Palak a journalism graduate believes in simplifying the complicated and writing about the extraordinary lives of ordinary people. She calls herself a " hodophile" or in layman words- a person who loves to travel.
In a step towards protecting the basic human rights, the Punjab Police has undertaken a decision that the accused would no longer be paraded before the media.
The officials in the districts, as well as the commissionerates in the state, have informed Additional Director General of Police (ADGP), Human Rights.
According to The Indian Express, the department has stated that it would be adopting the directions issued by the Punjab Human Rights Commission (PHRC) on July 6, 2020. The commission had issued the directives after a petition was filed by Mohali-based Advocate Nikhil Saraf.
In his petition, Saraf had expressly sought directions to all the police officials to stop the practice of parading the criminals before the media, thereby ensuring the fundamental rights guaranteed by the Constitution. He stated that the officials were indulging in practises that was contrary to the directions passed by the Supreme Court and amounted to gross violation of human rights.
Highlighting the concern, the petitioner said that the act was "amounting to blatant transgression into the domain of judiciary, wherein the Punjab Police has given itself the right to adjudicate the crime and declare anyone a criminal" without following due process of law."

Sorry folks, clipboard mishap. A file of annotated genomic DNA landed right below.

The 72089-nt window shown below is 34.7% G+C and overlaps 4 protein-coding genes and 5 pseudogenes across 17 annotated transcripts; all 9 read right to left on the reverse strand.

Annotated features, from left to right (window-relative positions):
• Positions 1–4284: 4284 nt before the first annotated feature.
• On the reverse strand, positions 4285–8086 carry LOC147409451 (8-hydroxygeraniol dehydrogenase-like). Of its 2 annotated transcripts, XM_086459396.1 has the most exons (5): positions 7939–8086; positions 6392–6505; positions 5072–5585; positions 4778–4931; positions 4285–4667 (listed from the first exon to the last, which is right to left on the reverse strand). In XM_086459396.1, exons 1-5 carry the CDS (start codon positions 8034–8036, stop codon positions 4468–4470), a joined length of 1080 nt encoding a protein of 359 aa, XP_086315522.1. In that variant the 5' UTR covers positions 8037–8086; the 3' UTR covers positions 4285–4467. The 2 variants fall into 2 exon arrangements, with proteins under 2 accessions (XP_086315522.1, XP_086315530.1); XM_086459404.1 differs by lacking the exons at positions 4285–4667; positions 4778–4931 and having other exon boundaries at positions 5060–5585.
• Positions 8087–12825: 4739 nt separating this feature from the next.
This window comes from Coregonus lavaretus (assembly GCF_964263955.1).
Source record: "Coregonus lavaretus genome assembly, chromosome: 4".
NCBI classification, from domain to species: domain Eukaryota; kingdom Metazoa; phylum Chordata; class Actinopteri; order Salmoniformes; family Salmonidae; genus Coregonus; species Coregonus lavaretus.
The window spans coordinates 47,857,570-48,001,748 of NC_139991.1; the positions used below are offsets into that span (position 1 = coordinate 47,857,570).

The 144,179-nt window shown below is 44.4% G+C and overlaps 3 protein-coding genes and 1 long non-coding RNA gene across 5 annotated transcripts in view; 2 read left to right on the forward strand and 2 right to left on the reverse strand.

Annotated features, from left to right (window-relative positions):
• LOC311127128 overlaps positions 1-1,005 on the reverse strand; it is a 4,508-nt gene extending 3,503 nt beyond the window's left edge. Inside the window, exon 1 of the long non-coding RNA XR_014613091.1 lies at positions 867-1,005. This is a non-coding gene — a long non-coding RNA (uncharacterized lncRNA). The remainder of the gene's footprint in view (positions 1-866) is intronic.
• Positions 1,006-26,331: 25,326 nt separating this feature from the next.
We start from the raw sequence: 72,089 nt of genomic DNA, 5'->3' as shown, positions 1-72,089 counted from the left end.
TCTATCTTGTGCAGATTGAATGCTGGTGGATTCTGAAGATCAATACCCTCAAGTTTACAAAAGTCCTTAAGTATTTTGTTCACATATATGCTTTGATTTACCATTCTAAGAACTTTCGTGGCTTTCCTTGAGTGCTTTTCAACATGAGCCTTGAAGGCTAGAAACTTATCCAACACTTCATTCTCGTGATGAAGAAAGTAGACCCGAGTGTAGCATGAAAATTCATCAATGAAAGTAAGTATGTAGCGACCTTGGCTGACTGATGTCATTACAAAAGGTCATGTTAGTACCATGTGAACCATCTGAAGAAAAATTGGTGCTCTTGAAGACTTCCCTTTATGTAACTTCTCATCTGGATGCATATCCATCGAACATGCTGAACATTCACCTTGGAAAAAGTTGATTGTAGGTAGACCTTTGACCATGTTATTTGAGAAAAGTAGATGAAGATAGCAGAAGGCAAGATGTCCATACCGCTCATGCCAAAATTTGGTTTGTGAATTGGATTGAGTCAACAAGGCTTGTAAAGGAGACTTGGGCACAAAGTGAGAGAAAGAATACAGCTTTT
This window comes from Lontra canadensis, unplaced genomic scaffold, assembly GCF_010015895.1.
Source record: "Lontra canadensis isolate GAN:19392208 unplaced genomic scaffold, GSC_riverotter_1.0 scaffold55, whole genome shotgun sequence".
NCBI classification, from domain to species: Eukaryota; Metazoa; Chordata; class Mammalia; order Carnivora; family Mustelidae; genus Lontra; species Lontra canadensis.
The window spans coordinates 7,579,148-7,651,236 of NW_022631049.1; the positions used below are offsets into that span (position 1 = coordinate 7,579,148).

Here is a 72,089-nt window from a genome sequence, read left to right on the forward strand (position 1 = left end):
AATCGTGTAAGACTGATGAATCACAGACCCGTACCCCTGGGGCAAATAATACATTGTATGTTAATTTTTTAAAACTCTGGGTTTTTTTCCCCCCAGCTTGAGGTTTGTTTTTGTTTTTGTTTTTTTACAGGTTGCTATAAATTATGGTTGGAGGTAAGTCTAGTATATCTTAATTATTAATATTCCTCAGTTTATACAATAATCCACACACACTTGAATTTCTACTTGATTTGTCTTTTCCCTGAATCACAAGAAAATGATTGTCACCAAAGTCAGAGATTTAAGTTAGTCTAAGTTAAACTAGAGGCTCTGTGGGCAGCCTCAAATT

"Our Constitution guarantees that an accused is innocent till proven guilty by the courts after following due process of law," he contended.
He pointed out to a number of judgements where the Apex Court had clearly mentioned that parading of accused before media is grossly violative of Article 21 of the Constitution which ensures right to life and liberty including fair trial.
Notably, various states had already come up with a very clear policy on this issue and have issued relevant orders to the respective state police force that no accused shall be paraded before the media.
"The colonial practice to parade accused before media (newspapers and television) as some hunted animal trophy is worst form of abuse of human rights of an individual. The British adopted this practice to ensure that the masses remain fearful and subservient to handful of rulers, and they were very successful in doing so, but this sort of abuse cannot be allowed to carry on in a free India that has placed fundamental rights of its citizens as non negotiable," argued Saraf.
Thank you for subscribing.
We have sent you a confirmation email.